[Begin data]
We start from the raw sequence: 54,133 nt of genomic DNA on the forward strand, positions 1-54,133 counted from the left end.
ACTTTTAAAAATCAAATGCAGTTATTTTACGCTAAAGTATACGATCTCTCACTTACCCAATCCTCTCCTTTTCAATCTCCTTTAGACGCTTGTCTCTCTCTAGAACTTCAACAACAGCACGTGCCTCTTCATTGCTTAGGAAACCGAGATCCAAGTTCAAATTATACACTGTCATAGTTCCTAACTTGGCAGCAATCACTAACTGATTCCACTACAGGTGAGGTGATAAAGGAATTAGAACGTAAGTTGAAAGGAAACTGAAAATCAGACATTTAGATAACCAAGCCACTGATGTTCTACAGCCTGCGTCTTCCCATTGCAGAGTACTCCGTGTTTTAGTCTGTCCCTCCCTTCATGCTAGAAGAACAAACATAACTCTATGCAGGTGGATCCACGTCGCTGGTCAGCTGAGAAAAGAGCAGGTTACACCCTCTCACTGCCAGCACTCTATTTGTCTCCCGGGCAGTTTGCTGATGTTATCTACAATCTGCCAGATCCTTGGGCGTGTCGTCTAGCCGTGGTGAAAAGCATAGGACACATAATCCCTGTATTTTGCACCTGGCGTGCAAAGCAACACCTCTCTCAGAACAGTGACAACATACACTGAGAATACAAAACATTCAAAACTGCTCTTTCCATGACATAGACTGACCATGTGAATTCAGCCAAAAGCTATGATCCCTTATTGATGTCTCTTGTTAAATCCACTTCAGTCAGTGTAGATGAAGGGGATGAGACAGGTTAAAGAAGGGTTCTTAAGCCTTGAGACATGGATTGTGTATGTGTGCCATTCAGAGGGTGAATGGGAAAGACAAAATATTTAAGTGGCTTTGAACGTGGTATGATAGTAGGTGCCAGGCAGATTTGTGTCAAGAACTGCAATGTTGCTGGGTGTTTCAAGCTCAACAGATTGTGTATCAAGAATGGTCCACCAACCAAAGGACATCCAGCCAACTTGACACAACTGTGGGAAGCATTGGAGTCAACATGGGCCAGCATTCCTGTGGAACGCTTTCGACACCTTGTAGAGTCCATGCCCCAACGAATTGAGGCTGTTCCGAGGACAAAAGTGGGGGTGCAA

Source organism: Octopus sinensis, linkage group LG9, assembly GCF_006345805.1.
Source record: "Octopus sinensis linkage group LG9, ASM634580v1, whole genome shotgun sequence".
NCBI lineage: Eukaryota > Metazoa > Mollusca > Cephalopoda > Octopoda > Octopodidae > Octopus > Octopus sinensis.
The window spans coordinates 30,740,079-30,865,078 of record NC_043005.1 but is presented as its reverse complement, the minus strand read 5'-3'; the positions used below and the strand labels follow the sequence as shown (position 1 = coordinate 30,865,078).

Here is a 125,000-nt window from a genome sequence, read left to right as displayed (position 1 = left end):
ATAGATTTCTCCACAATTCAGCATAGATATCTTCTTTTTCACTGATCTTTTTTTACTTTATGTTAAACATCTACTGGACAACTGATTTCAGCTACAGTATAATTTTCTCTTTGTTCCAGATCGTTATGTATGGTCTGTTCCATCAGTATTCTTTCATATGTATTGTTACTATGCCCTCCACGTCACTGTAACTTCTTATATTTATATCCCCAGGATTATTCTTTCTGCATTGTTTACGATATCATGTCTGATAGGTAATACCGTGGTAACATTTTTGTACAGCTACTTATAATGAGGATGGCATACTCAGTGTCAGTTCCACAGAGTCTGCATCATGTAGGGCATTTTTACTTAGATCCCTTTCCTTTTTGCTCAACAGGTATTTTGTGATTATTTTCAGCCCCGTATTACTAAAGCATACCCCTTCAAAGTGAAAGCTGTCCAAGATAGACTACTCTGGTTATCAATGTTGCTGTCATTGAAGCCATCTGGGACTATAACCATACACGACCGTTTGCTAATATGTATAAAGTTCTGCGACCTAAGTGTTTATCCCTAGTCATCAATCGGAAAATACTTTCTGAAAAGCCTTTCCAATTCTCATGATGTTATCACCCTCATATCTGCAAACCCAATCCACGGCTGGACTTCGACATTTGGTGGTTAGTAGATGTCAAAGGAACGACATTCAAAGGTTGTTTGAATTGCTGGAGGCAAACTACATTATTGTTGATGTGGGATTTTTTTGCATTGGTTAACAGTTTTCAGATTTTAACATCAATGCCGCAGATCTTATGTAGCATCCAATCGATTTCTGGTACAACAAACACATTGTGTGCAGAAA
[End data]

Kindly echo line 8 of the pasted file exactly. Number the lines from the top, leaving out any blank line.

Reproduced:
ATAGATTTCTCCACAATTCAGCATAGATATCTTCTTTTTCACTGATCTTTTTTTACTTTATGTTAAACATCTACTGGACAACTGATTTCAGCTACAGTATAATTTTCTCTTTGTTCCAGATCGTTATGTATGGTCTGTTCCATCAGTATTCTTTCATATGTATTGTTACTATGCCCTCCACGTCACTGTAACTTCTTATATTTATATCCCCAGGATTATTCTTTCTGCATTGTTTACGATATCATGTCTGATAGGTAATACCGTGGTAACATTTTTGTACAGCTACTTATAATGAGGATGGCATACTCAGTGTCAGTTCCACAGAGTCTGCATCATGTAGGGCATTTTTACTTAGATCCCTTTCCTTTTTGCTCAACAGGTATTTTGTGATTATTTTCAGCCCCGTATTACTAAAGCATACCCCTTCAAAGTGAAAGCTGTCCAAGATAGACTACTCTGGTTATCAATGTTGCTGTCATTGAAGCCATCTGGGACTATAACCATACACGACCGTTTGCTAATATGTATAAAGTTCTGCGACCTAAGTGTTTATCCCTAGTCATCAATCGGAAAATACTTTCTGAAAAGCCTTTCCAATTCTCATGATGTTATCACCCTCATATCTGCAAACCCAATCCACGGCTGGACTTCGACATTTGGTGGTTAGTAGATGTCAAAGGAACGACATTCAAAGGTTGTTTGAATTGCTGGAGGCAAACTACATTATTGTTGATGTGGGATTTTTTTGCATTGGTTAACAGTTTTCAGATTTTAACATCAATGCCGCAGATCTTATGTAGCATCCAATCGATTTCTGGTACAACAAACACATTGTGTGCAGAAA